Robert J. Wussler (73) CNN cofounder who became the youngest president of the CBS-TV network when he took over at age 39. Wussler started his 21-year career at CBS working in the mailroom and eventually became executive producer of CBS News, then formed his own production company. In 1980, Ted Turner recruited him to join TBS and to help develop CNN. Wussler won seven Emmys. He died in Westport, Connecticut on June 5, 2010.

Fred Zusy (96) former Cairo bureau chief for the Associated Press in the ‘50s whose short-lived expulsion from Egypt by that country’s government raised questions about government censorship in the name of national security; when Egypt was warned the expulsion could harm relations with the US, it reversed course. Zusy died in Kensington, Maryland on May 30, 2010.


Politics and Military

John W. Douglas (88) lawyer who championed civil and human rights as an assistant US attorney general in the Kennedy and Johnson administrations and later in private practice. The son of former Senator Paul H. Douglas (D-Ill.), John Douglas died of a stroke in Washington, DC on June 2, 2010.

Jack Harrison (97) survivor of the March 24, 1944 Great Escape plot by Allied prisoners in a German prison in World War II. As a camp gardener, Harrison helped to dispose of the dirt excavated from three escape tunnels. The breakout was celebrated in the 1963 film The Great Escape. Harrison died in Bishopton, Scotland on June 4, 2010.

Teungku Hasan Muhammad di Tiro (84) founder of Aceh’s separatist movement. The former leader of the now-dissolved Free Aceh Movement died just one day after the government restored his Indonesian citizenship, revoked because of his independence struggle in exile. Di Tiro died from multiple organ failure after 11 days in a hospital in Aceh’s provincial capital of Banda Aceh, where he was being treated for a failing heart, leukemia, and a lung infection, on June 3, 2010.

Duff Roblin (92) most significant premier of Manitoba in the 20th century, a pragmatic visionary. Roblin was elected premier of the province for three terms in the ‘50s and ‘60s and later served in the Senate. He died in Victoria, Manitoba, Canada on May 30, 2010.


Society and Religion

Robert B. Dunlap (87) one of the last Death Valley prospectors who dynamited and burrowed through the Panamint Valley in search of riches. Dunlap was known for his tall tales and a brush with the homicidal Manson family in 1968, when they settled at Barker Ranch, 20 miles east of Trona, a year before their arrest. At the time, Dunlap was a sort of caretaker at Barker Ranch, where he kept a pack of wild burros for prospecting expeditions. He died of cancer in Loma Linda, California on June 1, 2010.

Caffie Greene (91) longtime community activist who played a key role in the effort to bring a major hospital, the Martin Luther King Jr./Drew Medical Center, to South Los Angeles after the 1965 Watts riots. Greene, who suffered from several ailments including pneumonia and heart failure, died in Lynwood, California on June 1, 2010.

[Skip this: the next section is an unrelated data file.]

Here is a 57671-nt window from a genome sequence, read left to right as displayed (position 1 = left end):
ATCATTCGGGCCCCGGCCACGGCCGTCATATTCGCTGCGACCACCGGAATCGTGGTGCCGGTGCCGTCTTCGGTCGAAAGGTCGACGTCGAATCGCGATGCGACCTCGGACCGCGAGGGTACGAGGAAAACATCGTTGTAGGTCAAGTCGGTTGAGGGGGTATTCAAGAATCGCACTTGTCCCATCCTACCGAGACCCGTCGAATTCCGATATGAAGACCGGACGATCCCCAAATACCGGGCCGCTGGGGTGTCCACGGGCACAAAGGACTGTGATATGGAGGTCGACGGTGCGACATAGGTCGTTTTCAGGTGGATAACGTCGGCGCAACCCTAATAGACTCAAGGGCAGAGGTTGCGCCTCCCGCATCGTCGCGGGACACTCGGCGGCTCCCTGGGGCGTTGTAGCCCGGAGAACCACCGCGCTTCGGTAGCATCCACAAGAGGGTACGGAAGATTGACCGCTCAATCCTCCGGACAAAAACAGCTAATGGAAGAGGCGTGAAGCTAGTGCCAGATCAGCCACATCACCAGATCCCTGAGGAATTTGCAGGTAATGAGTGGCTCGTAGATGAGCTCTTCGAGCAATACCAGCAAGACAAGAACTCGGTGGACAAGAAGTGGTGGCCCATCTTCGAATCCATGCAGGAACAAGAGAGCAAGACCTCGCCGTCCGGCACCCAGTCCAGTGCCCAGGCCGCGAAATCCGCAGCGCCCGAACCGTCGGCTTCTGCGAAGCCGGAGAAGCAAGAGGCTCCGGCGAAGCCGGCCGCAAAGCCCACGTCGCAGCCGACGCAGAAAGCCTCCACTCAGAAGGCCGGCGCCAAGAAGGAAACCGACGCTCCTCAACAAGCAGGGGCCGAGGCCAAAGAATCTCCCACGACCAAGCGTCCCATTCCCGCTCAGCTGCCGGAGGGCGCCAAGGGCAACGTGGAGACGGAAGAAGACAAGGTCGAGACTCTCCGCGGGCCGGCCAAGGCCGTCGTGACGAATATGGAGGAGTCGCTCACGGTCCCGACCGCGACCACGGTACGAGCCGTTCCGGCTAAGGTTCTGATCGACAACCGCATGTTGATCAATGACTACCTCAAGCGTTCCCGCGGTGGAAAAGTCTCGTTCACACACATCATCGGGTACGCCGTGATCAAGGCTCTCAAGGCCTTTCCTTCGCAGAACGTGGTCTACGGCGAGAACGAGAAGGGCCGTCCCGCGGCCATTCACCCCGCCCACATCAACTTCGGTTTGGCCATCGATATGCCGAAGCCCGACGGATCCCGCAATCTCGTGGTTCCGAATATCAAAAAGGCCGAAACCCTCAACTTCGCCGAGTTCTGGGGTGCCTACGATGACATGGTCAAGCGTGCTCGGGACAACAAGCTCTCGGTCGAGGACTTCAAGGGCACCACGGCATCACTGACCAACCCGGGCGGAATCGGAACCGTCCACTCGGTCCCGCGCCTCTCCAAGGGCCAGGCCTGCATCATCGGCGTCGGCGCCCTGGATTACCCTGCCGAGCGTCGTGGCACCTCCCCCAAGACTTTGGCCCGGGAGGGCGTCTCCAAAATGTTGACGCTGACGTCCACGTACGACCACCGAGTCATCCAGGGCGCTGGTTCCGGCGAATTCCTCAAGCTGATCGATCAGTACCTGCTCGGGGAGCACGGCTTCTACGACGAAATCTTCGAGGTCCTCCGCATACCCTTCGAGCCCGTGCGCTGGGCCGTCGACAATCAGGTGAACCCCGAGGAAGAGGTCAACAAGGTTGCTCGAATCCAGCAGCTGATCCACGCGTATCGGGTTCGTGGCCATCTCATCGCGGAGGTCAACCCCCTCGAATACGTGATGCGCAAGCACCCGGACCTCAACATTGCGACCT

William L. Murphy (65) former Staten Island (NY) district attorney who over more than 20 years in office prosecuted a notorious child kidnapper, a corrupt city official, and the killer of two New York City detectives. Murphy died of complications from diabetes in the New Brighton neighborhood of Staten Island, New York on June 4, 2010.

Xu Yuyuan (47) man convicted of slashing 29 children and three teachers with a knife in one of a series of recent assaults on schools and kindergartens in China. Although no one died in the April 29 attack, it was one of five major assaults against schoolchildren in the last two months that killed 17 and hurt more than 50. Xu Yuyuan was executed in China on May 30, 2010.


Sports

Joe Gardi (71) former Hofstra University football coach (1990-2005). Gardi was 119-62-2 in 16 seasons at Hofstra, ranking second in school history in wins and winning percentage (.650). Under Gardi, Hofstra—which has since dropped football—upgraded from Division III to I-AA and won its first NCAA playoff victories. Gardi died of a stroke in Manhasset, New York on June 2, 2010.

Richard Jackson (74) former NASCAR Busch Series and Winston Cup Series team owner. Jackson fielded cars in NASCAR’s top two levels for 26 years. In 1974 he formed Precision Products Racing with his brother, Leo Jackson Jr., then formed Richard Jackson Motorsports in ‘90. That team ran until 2001. Jackson died in Asheville, North Carolina on May 31, 2010.

Richard (Duke) Llewellyn (93) chairman and cofounder of the John R. Wooden Award that goes to college basketball’s player of the year. Working with former UCLA coach Wooden, a friend for more than 60 years, Llewellyn founded the Wooden Award in 1976. Both men died on the same day. Llewellyn died of congestive heart failure in Los Angeles, California on June 4, 2010.

Charlie Wedemeyer (64) football coach at Los Gatos (Calif.) High School who inspired athletes and others with his long-term battle against Lou Gehrig’s disease. Despite his illness, Wedemeyer led Los Gatos to seven league championships while posting a 78-18-1 record. His inspirational life story has been chronicled in a PBS-TV documentary and a TV movie, Quiet Victory: The Charlie Wedemeyer Story (1988), starring Michael Nouri. Wedemeyer died after developing pneumonia following surgery, in San Jose, California on June 3, 2010.

John Wooden (99) Midwesterner who migrated to UCLA and became college basketball’s most successful coach, earning the nickname the Wizard of Westwood and an enduring place in sports history while guiding the Bruins to an unprecedented 10 national championships in the ‘60s and ‘70s. Wooden had been hospitalized since May 26 and died in Los Angeles, California on June 4, 2010.